Evolution of a Regenerative Rehabilitation Research Program

Evolution of a Regenerative Rehabilitation Research Program2018-09-13T15:05:08+00:00

AR3T recently interviewed Jarrod Call, PhD (University of Georgia), past recipient of an AR3T pilot grant, to learn about the evolution of his lab’s Regenerative Rehabilitation research program.

By: Dr. Laura Miller

In the Beginning. Dr. Call received a BS in Biology from Wittenberg University. While pursuing his MS degree at Virginia Tech, he worked on the mdx mouse model of Duchenne Muscular Dystrophy, evaluating the effect of exercise training on muscle function.  Motivated by this experience, Dr. Call went on to the University of Minnesota, where he pursued a PhD in Rehabilitation Sciences. Whereas many of his peers in this program came from a physical therapy background, he and another student, Sarah Greising, came from a basic science background. While learning from classmates who were focusing on clinical research, he concentrated on the mouse model for rehabilitation research. After receiving his PhD in 2011, Dr. Call went on to complete a postdoctoral fellowship at the University of Virginia, focusing on molecular pathways. At the same time, his graduate school classmate, Dr. Greising, had gone on to pursue a postdoctoral fellowship at the Mayo Clinic, where she utilized a pig model to study muscle physiology.

Intrigued by the neuromuscular research being done at Mayo and wanting to return to his rehabilitation science background, Dr. Call corresponded with Dr. Greising and ultimately traveled to Mayo to obtain additional training. This correspondence continued as they moved on to their next positions, Dr. Call at the University of Georgia and Dr. Greising at the U.S. Army Institute of Surgical Research. The two bounced around ideas for potential collaborations that combined their areas of expertise. They were particularly interested in the significant limitations of the remaining muscle to re-grow in the void left behind after volumetric muscle loss (VML) injury, and whether it would be possible to affect endogenous regeneration. This question, combined with their shared background in rehabilitation science, drove them to ask whether it would be possible to re-grow the remaining tissue following VML using the right form of rehabilitation.

Word of Mouth. Gordon L Warren, PhD (GSU), who had visited UGA as a speaker, learned about Dr. Call’s research interest and sent him information about AR3T’s pilot grants. This was the first time that Drs. Call and Greising realized that there was a name for the research that they were interested in pursuing-“Regenerative Rehabilitation”. In late 2015, Drs. Call and Greising collaborated on a pilot grant proposal. The goal of their project proposal was to investigate whether wheel running or electrical stimulation, as a form of rehabilitation, could promote endogenous regeneration of the remaining muscle following VML.  They noted that this was a critical question in military medicine, as the findings could positively affect combat veterans. They were awarded the pilot grant from AR3T in the spring of 2016, which allowed them to collect pilot data in pursuit of this new line of collaborative research.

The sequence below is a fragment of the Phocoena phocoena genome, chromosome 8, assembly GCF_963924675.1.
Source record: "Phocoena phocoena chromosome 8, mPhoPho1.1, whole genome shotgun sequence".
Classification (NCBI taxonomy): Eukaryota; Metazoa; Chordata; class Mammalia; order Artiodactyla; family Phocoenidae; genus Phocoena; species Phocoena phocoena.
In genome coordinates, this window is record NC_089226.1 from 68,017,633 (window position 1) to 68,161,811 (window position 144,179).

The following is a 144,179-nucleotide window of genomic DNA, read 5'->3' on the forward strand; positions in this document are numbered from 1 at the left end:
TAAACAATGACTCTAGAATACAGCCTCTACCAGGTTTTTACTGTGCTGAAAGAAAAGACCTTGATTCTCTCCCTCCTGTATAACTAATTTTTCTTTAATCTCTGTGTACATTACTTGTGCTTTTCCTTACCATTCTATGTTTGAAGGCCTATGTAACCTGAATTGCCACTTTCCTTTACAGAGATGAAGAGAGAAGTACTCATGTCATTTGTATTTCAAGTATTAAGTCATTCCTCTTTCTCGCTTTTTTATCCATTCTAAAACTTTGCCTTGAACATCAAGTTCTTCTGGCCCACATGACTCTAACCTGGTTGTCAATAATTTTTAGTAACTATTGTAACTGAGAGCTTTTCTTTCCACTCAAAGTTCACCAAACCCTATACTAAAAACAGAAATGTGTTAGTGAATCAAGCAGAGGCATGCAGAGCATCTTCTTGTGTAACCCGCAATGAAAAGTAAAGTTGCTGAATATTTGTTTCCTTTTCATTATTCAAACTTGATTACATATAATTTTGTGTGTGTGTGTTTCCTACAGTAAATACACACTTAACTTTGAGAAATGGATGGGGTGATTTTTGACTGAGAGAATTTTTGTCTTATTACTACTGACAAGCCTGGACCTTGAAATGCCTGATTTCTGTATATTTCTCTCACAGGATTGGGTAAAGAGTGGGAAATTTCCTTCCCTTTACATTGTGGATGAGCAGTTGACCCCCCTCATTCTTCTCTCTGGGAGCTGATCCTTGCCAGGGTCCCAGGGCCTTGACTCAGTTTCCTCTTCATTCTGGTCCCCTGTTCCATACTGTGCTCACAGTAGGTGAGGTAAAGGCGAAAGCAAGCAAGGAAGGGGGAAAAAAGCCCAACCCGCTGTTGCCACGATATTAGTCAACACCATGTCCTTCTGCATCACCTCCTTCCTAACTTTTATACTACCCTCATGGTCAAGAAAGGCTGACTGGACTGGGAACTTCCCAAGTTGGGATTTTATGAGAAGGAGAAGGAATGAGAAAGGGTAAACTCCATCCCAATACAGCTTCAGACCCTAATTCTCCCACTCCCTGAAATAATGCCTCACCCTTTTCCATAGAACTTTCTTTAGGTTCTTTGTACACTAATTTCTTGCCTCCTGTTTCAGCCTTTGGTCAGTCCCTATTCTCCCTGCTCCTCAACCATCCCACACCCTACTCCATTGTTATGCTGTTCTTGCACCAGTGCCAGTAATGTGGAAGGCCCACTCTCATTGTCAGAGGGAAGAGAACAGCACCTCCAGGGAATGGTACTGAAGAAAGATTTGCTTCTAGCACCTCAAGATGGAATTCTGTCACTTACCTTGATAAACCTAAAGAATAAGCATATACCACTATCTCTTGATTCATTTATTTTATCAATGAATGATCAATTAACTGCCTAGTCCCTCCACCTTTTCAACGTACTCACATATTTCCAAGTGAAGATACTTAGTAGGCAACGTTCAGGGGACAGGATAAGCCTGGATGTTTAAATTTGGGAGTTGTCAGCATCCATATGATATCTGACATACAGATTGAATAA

Development of a Regenerative Rehabilitation Research Program. The pilot data collected from the AR3T grant made it possible for Drs. Call and Greising to apply for, and win (!!), a DOD grant to support a larger study of methods of rehabilitation for promoting endogenous regeneration after VML.  While Dr. Call’s research direction had initially focused on metabolic function, the pilot grant from AR3T allowed him to pursue this new line of Regenerative Rehabilitation research, which is now one of the main focuses of research in his lab.

Dr. Call attended the 2016 Symposium on Regenerative Rehabilitation, in Atlanta, GA, where he was able to meet and network with leaders in the field. In recognition of their productivity in the field of Regenerative Rehabilitation, his collaborator, Dr. Greising, was subsequently offered an opportunity to orally present their work at the 2017 Symposium on Regenerative Rehabilitation and his graduate student, William Michael Southern, was the recipient of a travel award.

Dr. Call continues to brainstorm with his collaborator, Dr. Greising, about potential applications of their work in other domains. They expect to continue their current line of research while also building upon what they have going by forming collaborations with others to expand on their Regenerative Rehabilitation research.